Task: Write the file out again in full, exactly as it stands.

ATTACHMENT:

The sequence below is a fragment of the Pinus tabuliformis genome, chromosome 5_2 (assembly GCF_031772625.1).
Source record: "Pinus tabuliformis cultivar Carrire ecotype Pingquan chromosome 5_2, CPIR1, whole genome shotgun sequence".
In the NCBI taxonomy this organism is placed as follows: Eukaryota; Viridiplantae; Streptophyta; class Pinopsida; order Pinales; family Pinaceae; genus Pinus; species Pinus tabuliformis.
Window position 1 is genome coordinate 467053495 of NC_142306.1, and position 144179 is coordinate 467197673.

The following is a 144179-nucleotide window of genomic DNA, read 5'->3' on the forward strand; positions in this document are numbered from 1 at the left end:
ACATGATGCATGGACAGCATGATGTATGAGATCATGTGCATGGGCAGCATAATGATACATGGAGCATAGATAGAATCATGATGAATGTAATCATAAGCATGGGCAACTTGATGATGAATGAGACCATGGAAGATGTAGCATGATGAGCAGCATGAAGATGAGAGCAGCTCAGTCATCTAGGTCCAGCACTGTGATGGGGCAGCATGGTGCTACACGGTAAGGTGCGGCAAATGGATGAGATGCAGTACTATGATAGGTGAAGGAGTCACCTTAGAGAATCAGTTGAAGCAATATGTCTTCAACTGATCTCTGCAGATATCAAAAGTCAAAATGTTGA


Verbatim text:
The sequence below is a fragment of the Pinus tabuliformis genome, chromosome 5_2 (assembly GCF_031772625.1).
Source record: "Pinus tabuliformis cultivar Carrire ecotype Pingquan chromosome 5_2, CPIR1, whole genome shotgun sequence".
In the NCBI taxonomy this organism is placed as follows: Eukaryota; Viridiplantae; Streptophyta; class Pinopsida; order Pinales; family Pinaceae; genus Pinus; species Pinus tabuliformis.
Window position 1 is genome coordinate 467053495 of NC_142306.1, and position 144179 is coordinate 467197673.

The following is a 144179-nucleotide window of genomic DNA, read 5'->3' on the forward strand; positions in this document are numbered from 1 at the left end:
ACATGATGCATGGACAGCATGATGTATGAGATCATGTGCATGGGCAGCATAATGATACATGGAGCATAGATAGAATCATGATGAATGTAATCATAAGCATGGGCAACTTGATGATGAATGAGACCATGGAAGATGTAGCATGATGAGCAGCATGAAGATGAGAGCAGCTCAGTCATCTAGGTCCAGCACTGTGATGGGGCAGCATGGTGCTACACGGTAAGGTGCGGCAAATGGATGAGATGCAGTACTATGATAGGTGAAGGAGTCACCTTAGAGAATCAGTTGAAGCAATATGTCTTCAACTGATCTCTGCAGATATCAAAAGTCAAAATGTTGA